By Krista Kafer (firstname.lastname@example.org) And now for a quick quiz:
Which gender is more engaged in school? A) Boys B) Girls
Which is more successful? A) Boys B) Girls
Which is more likely to graduate from high school and college? A) Boys B) Girls
Which is less likely to engage in self-destructive behavior? A) Boys B) Girls
The answer is B) Girls for all four questions. Girls outperform boys on most indicators of academic excellence. Boys are more likely to engage in self-destructive behavior than girls. Surprised? Probably not. High-profile articles in Newsweek and other media outlets have elevated the boy crisis to one of national attention.
Only hardcore feminists and politicians continue to perpetrate the myth of the shortchanged girl. Congress, ever the slow student, continues to fund the Women’s Educational Equity Act to help supposedly beleaguered girls. Feminists wring their hands over the fact that there are more male engineers. Meanwhile, a third of senior high school boys cannot read a newspaper with understanding.
Here are a few more interesting facts from a new paper about this issue, authored by yours truly and published by the Independent Women’s Forum, one of my favorite organizations.
Engagement: In general, girls are more engaged and ambitious in school. They are more likely to get good grades. Girls are more likely to be in gifted and talented classes and to take Advanced Placement exams. They are more likely to do their homework. Girls have higher hopes and ambitions for school. Boys, on the other hand, are more likely to get Ds and Fs, and the gap has widened since 1996. They are also more likely to repeat a grade. Boys account for roughly two-thirds of the students receiving special education services
Achievement: In terms of achievement, girls hold a significant advantage in reading and writing while boys hold a marginal advantage in math and science. A third of high school senior boys score below the basic level in reading meaning they cannot read a newspaper with understanding. While small contrasts between subgroups are inevitable annually, large disparities, particularly in the foundational skills of writing and reading, are reason for concern.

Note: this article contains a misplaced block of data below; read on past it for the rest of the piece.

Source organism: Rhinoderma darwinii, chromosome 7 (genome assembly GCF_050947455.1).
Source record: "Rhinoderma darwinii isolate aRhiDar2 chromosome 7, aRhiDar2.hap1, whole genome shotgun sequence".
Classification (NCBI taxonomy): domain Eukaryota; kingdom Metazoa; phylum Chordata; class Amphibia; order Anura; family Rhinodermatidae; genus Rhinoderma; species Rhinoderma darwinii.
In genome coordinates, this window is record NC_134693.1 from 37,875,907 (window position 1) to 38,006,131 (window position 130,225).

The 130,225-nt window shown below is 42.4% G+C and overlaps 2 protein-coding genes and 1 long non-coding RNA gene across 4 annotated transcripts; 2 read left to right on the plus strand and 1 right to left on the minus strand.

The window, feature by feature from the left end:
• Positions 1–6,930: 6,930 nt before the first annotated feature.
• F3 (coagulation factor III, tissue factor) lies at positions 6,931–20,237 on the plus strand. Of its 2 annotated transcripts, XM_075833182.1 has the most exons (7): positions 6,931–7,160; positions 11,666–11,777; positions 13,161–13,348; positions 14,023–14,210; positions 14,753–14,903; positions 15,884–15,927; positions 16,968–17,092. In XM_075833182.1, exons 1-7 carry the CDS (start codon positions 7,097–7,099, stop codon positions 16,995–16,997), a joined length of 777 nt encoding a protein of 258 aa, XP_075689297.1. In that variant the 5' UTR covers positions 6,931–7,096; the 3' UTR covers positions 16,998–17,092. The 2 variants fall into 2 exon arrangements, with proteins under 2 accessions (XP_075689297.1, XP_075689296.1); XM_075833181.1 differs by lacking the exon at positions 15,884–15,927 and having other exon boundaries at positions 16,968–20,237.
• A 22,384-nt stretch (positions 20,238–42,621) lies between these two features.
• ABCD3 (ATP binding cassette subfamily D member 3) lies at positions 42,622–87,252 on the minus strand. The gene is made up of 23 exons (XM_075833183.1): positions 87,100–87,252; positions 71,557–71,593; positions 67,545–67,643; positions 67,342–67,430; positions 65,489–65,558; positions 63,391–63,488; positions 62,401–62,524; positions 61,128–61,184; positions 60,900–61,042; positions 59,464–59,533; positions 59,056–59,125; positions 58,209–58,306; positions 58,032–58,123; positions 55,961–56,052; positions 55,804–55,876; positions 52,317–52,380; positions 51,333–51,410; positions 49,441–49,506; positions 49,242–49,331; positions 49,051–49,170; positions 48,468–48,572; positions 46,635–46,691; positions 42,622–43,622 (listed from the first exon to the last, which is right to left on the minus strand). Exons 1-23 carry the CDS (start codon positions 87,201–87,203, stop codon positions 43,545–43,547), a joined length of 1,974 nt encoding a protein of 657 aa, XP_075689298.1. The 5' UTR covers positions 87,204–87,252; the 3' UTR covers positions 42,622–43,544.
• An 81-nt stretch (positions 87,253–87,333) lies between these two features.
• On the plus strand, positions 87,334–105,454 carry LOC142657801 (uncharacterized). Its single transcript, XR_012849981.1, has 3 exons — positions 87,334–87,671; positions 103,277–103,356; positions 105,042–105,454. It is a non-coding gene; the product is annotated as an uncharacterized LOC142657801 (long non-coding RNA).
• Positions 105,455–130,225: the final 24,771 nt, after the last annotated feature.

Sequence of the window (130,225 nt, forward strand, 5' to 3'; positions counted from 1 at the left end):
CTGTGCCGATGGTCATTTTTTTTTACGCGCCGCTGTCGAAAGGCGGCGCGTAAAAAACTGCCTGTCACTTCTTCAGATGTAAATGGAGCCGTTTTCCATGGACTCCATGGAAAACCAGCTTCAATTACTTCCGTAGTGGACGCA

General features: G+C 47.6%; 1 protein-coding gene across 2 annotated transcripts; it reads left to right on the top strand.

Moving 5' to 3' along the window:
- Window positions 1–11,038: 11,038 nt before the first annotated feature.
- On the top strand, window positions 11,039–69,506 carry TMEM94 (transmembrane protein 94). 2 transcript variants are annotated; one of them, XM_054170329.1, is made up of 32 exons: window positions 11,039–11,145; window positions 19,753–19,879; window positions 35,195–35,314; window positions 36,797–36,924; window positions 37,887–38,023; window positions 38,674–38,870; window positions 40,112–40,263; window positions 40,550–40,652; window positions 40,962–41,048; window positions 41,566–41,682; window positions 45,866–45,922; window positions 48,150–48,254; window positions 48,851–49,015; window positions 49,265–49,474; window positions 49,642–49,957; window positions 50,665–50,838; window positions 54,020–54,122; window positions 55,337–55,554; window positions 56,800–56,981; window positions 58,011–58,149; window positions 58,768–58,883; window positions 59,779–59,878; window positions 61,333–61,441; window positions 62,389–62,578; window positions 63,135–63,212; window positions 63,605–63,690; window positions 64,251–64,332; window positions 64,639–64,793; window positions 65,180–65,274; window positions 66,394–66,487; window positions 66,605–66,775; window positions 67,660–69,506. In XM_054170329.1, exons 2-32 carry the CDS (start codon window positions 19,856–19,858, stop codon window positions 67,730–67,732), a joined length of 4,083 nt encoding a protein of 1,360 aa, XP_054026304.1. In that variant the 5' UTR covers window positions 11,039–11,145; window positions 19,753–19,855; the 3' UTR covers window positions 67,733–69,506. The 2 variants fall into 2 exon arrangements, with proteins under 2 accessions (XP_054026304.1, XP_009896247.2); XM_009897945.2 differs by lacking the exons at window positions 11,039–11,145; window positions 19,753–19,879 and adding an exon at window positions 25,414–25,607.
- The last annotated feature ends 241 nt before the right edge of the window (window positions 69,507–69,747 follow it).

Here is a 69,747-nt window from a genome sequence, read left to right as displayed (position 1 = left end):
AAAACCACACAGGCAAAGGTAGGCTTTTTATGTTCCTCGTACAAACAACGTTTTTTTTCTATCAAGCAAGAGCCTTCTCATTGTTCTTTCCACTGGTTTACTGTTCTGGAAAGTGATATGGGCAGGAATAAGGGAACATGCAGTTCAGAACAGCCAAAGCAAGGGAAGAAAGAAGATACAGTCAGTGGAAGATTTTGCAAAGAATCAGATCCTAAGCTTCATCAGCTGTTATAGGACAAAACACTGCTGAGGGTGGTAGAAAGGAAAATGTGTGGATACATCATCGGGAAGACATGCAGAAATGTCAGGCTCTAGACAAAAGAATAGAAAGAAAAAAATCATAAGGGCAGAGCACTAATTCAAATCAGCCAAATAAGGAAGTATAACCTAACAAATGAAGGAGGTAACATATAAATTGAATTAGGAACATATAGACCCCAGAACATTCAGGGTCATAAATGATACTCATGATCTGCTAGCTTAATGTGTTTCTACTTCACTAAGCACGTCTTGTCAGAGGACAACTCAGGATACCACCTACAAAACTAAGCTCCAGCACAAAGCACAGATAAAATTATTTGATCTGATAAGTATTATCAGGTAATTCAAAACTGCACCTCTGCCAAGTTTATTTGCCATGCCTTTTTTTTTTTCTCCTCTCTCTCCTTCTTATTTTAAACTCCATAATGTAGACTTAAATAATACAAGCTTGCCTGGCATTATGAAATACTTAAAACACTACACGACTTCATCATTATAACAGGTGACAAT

Graduation and College: In high school, young women are more likely aspire to go to college. They are also more likely to enroll in post-secondary education right after high school and to complete their post-secondary education. Altogether, women attain 58 percent of college degrees and outnumber men in the number of associate’s, bachelor’s and master’s degrees. Only among doctorate degree earners do men slightly outnumber women.
Risk Behavior: More boys than girls struggle academically and experience behavioral problems.
● Boys are more likely to do drugs, drink alcohol and smoke cigarettes. ● Boys are three times as likely as girls to be suspended or expelled. ● Boys aged 16 to 24 are more likely to be unemployed. ● Boys are more likely to be incarcerated. ● Boys are more likely to commit suicide or to be homicide victims. ● Boys are more likely to drop out of high school.
What’s the solution? I should make you read the whole paper, but here’s a taste: I propose more school choice because only school choice can establish a framework for innovation, specialization, and the replication of successful strategies. There are schools – both public and private – that excel in helping boys and girls achieve. School choice (through charter school laws, vouchers, and tax credits) enables parents to choose these schools. Without choice, students remain in environments where they struggle and the system has no incentive to change.